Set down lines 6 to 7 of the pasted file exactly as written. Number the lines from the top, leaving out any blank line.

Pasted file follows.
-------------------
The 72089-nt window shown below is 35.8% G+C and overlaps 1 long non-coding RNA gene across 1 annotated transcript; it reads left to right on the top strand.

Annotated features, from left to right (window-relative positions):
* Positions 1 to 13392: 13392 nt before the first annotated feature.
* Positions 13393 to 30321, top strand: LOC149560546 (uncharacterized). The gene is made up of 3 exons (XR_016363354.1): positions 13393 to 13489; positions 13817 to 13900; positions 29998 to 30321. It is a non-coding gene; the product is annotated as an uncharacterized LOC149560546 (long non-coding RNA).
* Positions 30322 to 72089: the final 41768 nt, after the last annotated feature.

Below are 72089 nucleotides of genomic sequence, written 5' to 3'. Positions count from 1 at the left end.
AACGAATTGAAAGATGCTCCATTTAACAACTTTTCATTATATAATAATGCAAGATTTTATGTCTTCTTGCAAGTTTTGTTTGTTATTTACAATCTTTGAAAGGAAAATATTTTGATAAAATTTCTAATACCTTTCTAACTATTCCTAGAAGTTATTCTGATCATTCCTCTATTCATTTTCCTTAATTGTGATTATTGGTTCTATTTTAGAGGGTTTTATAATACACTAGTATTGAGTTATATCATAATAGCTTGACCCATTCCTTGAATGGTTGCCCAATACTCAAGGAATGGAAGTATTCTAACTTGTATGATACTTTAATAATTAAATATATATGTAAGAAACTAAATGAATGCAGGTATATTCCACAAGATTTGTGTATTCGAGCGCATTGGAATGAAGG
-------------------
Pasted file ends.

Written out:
Below are 72089 nucleotides of genomic sequence, written 5' to 3'. Positions count from 1 at the left end.
AACGAATTGAAAGATGCTCCATTTAACAACTTTTCATTATATAATAATGCAAGATTTTATGTCTTCTTGCAAGTTTTGTTTGTTATTTACAATCTTTGAAAGGAAAATATTTTGATAAAATTTCTAATACCTTTCTAACTATTCCTAGAAGTTATTCTGATCATTCCTCTATTCATTTTCCTTAATTGTGATTATTGGTTCTATTTTAGAGGGTTTTATAATACACTAGTATTGAGTTATATCATAATAGCTTGACCCATTCCTTGAATGGTTGCCCAATACTCAAGGAATGGAAGTATTCTAACTTGTATGATACTTTAATAATTAAATATATATGTAAGAAACTAAATGAATGCAGGTATATTCCACAAGATTTGTGTATTCGAGCGCATTGGAATGAAGG